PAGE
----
Call for Book Chapter Proposals: Zoom

Mark Nunes's picture
Call for Papers
January 31, 2022
Subject Fields: 
Educational Technology, Journalism and Media Studies, Race / Ethnic Studies, Theatre & Performance History / Studies, Women's & Gender History / Studies


Call for Book Chapter Proposals

Zoom: Performance, Precarity, and Performativity in the Age of COVID-19

Mark Nunes & Cassandra Ozog, co-editors


In March of 2020, in response to the COVID-19 pandemic, numerous countries across the globe declared nationwide shutdowns that resulted in profound changes in the daily life of millions of individuals. While many workers in the hospitality and travel industries were suddenly left unemployed, countless others found themselves working—and playing—through video chat software platforms. And of those platforms, Zoom quickly emerged as the default modality for remote engagement, rapidly morphing from brand name to eponymous generic—a verb and a place and mode of being all at once. In an era of COVID-19, our relationships and experiences are deeply intertwined with our ability to “zoom.”

Now, as we enter our third year of the pandemic (and our nth wave of outbreak), much of the newness of Zoom and other video conferencing platforms has become a matter of banal practice. Yet we have witnessed during this period of mandated telepresence new forms of artistic innovations, new modes of pedagogy, and new ways of social organizing. And we have also seen new forms (and exacerbated existing forms) of exploitation, inequity, social isolation and precarity. As the initial hype and dread has faded, the moment presents itself for a more in-depth critical analysis of the past two years of living with Zoom.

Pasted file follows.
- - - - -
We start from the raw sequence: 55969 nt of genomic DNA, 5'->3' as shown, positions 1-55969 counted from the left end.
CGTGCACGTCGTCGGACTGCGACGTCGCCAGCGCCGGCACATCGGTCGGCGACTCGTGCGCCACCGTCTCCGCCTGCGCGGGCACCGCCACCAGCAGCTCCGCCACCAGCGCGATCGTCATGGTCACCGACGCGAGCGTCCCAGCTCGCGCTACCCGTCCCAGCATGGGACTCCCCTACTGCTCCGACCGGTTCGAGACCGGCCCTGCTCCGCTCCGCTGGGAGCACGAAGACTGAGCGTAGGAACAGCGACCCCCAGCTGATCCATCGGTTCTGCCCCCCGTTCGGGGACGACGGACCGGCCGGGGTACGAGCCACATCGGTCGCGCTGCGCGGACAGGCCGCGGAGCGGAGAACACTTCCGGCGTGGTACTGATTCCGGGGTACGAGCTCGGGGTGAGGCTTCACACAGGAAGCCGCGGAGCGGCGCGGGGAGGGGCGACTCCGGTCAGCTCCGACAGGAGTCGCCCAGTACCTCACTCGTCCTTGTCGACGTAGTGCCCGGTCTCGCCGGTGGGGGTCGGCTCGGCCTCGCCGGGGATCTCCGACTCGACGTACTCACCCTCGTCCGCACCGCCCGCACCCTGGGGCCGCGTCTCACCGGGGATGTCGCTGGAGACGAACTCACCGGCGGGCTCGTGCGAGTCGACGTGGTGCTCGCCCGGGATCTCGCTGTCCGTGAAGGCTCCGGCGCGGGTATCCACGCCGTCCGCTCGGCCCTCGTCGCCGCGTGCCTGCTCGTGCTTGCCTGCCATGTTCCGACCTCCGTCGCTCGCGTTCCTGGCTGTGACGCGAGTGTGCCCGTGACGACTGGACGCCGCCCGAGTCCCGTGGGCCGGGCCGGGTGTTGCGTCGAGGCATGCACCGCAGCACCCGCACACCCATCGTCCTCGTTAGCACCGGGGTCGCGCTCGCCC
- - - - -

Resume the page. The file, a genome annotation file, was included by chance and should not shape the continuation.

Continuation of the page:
This collection of essays will explore the impacts and implications of Zoom and other video conferencing platforms on economic, artistic, social, political, and cultural practices. We invite contributions that explore the experiences of our new cultural reality of Zoom through a variety of disciplines and areas of investigation including, but not limited to:

  • Teleworking and Hypercapitalism
  • Mediating Race, Gender, and Sexuality
  • Trolling in the age of Zoom-Bombing
  • Screens as Permeable Borders
  • Intersectionality, Power, and Telepresence
  • Positionality, Privilege, and Access
  • “Zoom-Outs” and Techlash Movements
  • Surveillance and Hypervisibility
  • Place, Performance, and Mediated Copresence
  • Connection, Isolation and Mental Health

While we welcome a wide range of topics, we anticipate organizing this collection of essays around the following sections: Theorizations of Zoom; Artistic/Literary Performance; Zooming Academia; The Politics of Zoom; Access; Performative Publicity/Privacy. 

Prospective contributors should email a brief abstract, a one-page chapter summary, and a brief biography by January 31, 2022 to and We anticipate requiring full chapters (6000-8000 words) from accepted authors by August, 2022.


Contact Info: 

Mark Nunes, Appalachian State University



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